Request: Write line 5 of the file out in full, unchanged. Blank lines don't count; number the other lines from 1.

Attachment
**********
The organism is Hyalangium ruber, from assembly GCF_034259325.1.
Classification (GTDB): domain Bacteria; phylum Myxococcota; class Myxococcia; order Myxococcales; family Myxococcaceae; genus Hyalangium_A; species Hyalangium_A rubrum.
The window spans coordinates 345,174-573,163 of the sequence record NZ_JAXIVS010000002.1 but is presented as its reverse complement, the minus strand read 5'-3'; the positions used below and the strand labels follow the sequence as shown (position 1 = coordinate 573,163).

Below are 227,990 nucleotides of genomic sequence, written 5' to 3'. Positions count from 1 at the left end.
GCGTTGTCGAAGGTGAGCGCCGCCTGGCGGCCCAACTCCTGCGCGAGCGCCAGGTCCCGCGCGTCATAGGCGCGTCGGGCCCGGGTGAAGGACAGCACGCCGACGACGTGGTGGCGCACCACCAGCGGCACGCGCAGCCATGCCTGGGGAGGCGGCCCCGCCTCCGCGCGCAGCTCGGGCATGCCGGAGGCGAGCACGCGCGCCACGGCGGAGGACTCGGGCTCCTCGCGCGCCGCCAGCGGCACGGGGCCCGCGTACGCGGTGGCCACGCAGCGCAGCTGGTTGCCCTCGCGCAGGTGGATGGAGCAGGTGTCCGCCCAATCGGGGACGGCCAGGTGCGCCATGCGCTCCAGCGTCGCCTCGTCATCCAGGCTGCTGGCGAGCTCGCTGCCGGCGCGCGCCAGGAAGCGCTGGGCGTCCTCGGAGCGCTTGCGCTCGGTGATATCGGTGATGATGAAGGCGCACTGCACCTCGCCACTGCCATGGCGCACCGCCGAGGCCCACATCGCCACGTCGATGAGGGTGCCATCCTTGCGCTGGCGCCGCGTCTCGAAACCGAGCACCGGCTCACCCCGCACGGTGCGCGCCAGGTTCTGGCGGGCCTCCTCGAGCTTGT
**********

GCGTTGTCGAAGGTGAGCGCCGCCTGGCGGCCCAACTCCTGCGCGAGCGCCAGGTCCCGCGCGTCATAGGCGCGTCGGGCCCGGGTGAAGGACAGCACGCCGACGACGTGGTGGCGCACCACCAGCGGCACGCGCAGCCATGCCTGGGGAGGCGGCCCCGCCTCCGCGCGCAGCTCGGGCATGCCGGAGGCGAGCACGCGCGCCACGGCGGAGGACTCGGGCTCCTCGCGCGCCGCCAGCGGCACGGGGCCCGCGTACGCGGTGGCCACGCAGCGCAGCTGGTTGCCCTCGCGCAGGTGGATGGAGCAGGTGTCCGCCCAATCGGGGACGGCCAGGTGCGCCATGCGCTCCAGCGTCGCCTCGTCATCCAGGCTGCTGGCGAGCTCGCTGCCGGCGCGCGCCAGGAAGCGCTGGGCGTCCTCGGAGCGCTTGCGCTCGGTGATATCGGTGATGATGAAGGCGCACTGCACCTCGCCACTGCCATGGCGCACCGCCGAGGCCCACATCGCCACGTCGATGAGGGTGCCATCCTTGCGCTGGCGCCGCGTCTCGAAACCGAGCACCGGCTCACCCCGCACGGTGCGCGCCAGGTTCTGGCGGGCCTCCTCGAGCTTGT